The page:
Election Day is on Tuesday, and Minnesotans will be voting on many key races. Senator Al Franken (DFL) and Governor Mark Dayton (DFL) are running in close races for their re-elections. Control of the U.S. Senate and Minnesota House are up in the air, and many local races will also be decided on Tuesday. Below, The Mac Weekly provides information on all candidates that will be on the ballot as well as information on how to vote Tuesday.
WHERE DO I VOTE?
If you’re registered to vote at 1600 Grand Avenue, vote at Macalester-Plymouth Church (right across the street from Carnegie). If you’re registered at an off-campus address, check your polling place at mnvotes.org.
WHEN CAN I VOTE?
Polls are open from 7 a.m. to 8 p.m. Minnesota law guarantees you time off from work to vote, so “I can’t vote — I have to work” doesn’t work as an excuse. what do i need to vote?
WHAT DO I NEED TO VOTE?
If you’re already registered, you don’t need to bring anything. Minnesota doesn’t have a Voter ID law, so you’ll simply sign a box verifying your identity and you will be allowed to vote.
I’M NOT REGISTERED IN MINNESOTA. CAN I STILL VOTE?
If you are eligible to vote and have not voted (in either Minnesota or another state) yet, you can still register to vote on Election Day. Bring a valid student ID and you will be allowed to register and vote on Tuesday. If you’ve already voted — you can’t vote again.
CANDIDATES FOR GOVERNOR/LT. GOV:
Mark Dayton* (DFL) Running mate: Tina Smith
Dayton is running for a second term as Governor. He has run on a platform of successful progressive governance in Minnesota, citing the state’s successful job growth in the past few years and Minnesota’s strong performance in the economic recovery. He is also trumpeting his legislative accomplishments of the past few years, which included a higher minimum wage, same-sex marriage, MNSure and universal pre-kindergarten.
Jeff Johnson (R) Running mate: Bill Kuisle
Johnson is a Hennepin County Commissioner running as the Republican challenger to Dayton. After winning the Republican endorsement and a four-way primary, he has argued that Minnesota needs to cut taxes and wasteful spending which have been a highlight of DFL governance. A Star Tribune poll shows Johnson trailing Franken by 7 percent, with Independence Party candidate Hannah Nicollet garnering 5 percent.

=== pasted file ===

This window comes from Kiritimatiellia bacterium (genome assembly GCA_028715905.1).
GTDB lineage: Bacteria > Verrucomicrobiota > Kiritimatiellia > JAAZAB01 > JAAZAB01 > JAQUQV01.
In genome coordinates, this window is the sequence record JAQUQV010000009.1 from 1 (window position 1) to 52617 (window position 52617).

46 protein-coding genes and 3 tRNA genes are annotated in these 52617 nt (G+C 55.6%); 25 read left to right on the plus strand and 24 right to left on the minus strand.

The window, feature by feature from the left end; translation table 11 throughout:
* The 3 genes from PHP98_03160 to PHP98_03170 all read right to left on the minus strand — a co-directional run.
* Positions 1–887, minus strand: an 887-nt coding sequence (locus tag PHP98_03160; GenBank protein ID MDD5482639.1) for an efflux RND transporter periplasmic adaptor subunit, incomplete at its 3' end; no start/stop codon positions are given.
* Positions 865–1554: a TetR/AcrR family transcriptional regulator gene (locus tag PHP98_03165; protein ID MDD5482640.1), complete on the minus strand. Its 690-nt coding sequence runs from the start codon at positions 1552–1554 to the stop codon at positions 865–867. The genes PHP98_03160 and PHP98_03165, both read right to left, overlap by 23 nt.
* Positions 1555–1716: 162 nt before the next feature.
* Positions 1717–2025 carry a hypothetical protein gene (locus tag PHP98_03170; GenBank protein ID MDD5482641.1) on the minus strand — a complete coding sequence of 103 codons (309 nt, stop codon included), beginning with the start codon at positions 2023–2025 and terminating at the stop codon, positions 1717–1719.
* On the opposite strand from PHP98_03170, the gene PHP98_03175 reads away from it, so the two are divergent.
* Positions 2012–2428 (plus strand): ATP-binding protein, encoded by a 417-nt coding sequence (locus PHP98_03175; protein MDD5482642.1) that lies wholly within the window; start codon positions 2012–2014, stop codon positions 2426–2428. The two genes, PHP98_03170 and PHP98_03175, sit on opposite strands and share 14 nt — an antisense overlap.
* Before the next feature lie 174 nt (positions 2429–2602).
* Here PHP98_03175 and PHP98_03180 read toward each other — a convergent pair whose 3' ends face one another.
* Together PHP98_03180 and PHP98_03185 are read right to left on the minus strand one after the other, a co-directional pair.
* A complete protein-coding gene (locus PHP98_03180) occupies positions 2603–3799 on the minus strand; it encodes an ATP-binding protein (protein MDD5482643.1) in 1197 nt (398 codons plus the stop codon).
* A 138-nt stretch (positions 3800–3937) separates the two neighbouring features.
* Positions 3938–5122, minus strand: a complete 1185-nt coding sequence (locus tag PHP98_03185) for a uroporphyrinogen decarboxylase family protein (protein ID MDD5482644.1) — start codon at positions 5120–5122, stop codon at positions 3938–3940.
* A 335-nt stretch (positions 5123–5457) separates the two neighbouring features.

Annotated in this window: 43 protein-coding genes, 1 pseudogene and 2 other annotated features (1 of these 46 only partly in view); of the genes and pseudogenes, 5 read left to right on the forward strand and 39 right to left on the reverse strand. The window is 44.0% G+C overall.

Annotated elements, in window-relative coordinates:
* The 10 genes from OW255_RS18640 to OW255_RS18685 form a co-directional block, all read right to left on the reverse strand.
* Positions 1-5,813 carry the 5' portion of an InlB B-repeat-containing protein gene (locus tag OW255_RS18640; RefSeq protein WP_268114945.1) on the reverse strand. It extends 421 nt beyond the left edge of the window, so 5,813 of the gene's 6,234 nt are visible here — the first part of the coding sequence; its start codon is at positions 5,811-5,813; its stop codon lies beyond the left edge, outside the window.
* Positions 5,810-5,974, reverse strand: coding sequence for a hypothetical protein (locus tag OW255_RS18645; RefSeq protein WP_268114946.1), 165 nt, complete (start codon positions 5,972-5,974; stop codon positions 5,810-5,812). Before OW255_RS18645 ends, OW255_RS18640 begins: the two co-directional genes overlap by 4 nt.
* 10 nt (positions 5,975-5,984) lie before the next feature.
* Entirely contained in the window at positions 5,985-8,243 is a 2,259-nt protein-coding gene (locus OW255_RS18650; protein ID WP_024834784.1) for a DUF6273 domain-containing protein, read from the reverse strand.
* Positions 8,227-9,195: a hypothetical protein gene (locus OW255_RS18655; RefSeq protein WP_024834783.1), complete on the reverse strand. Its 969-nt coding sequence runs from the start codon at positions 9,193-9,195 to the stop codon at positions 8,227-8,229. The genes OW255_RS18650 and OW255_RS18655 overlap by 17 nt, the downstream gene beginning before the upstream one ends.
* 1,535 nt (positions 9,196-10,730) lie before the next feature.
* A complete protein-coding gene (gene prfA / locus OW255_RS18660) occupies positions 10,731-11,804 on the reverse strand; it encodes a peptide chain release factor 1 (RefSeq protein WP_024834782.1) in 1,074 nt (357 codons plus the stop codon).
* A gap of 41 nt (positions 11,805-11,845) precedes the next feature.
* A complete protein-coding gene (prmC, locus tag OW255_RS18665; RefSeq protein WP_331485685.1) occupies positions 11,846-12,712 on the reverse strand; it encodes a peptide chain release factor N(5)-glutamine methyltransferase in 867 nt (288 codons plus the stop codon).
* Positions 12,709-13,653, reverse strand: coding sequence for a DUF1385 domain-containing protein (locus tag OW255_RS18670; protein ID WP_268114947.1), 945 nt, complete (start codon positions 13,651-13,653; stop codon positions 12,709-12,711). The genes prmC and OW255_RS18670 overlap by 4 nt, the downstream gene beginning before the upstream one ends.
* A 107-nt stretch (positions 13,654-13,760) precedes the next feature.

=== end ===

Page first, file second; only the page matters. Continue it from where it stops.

Other candidates: Hannah Nicollet (I), Chris Holbrook (L), Chris Wright (Grassroots)
CANDIDATES FOR U.S. SENATE
Al Franken* (DFL)
After winning election to the U.S. Senate by a mere 312 votes in 2008, Franken is running for a second term on a platform of continued job growth for Minnesota and expanded access to education and health care. Franken has especially focused on net neutrality and consumer privacy during his time in the Senate, as well as opposition to the Citizens United Supreme Court decision and support for campaign finance reform.
Mike McFadden (R)
McFadden is a lifelong businessman who is challenging Franken for his Senate seat. He argues that Franken has been too liberal for the United States. McFadden has been running a relatively moderate campaign this year. After a few month of Franken comfortably leading in the polls, McFadden has closed the gap slightly and a recent poll shows him running 9 percent behind Franken.
Other candidates: Steve Carlson (I), Heather Johnson (L)
Betty McCollum* (DFL) Sharna Wahlgren (R) Dave Thomas (I)
Erin Murphy* (DFL) Andrew Brown (R)
SECRETARY OF STATE:
Steve Simon (DFL) Dan Severson (R) Bob Helland (I) Bob Odden (L)
Rebecca Otto* (DFL) Randy Gilbert (R) Patrick Dean (I) Keegan Iversen (L) Judith Schwartzbacker (Grassroots)
Lori Swanson* (DFL) Scott Newman (R) Brandon Borgos (Independence) Mary O’Connor (L) Andy Dawkins (Green) Dan Vacek (Legal Marijuana Now)
Wilhelmina Wright* John Hancock
David Lillehaug* Michelle MacDonald
(Description of races listed are for Ward 3, Precinct 7, which is Macalester’s voting precinct. Those registered to vote at another off-campus address might have different races down-ballot.) Incumbents are marked with an asterisk.
Election guide by Joe Klein ’16. Photos courtesy of Wikimedia Commons and published under Creative Commons licensing.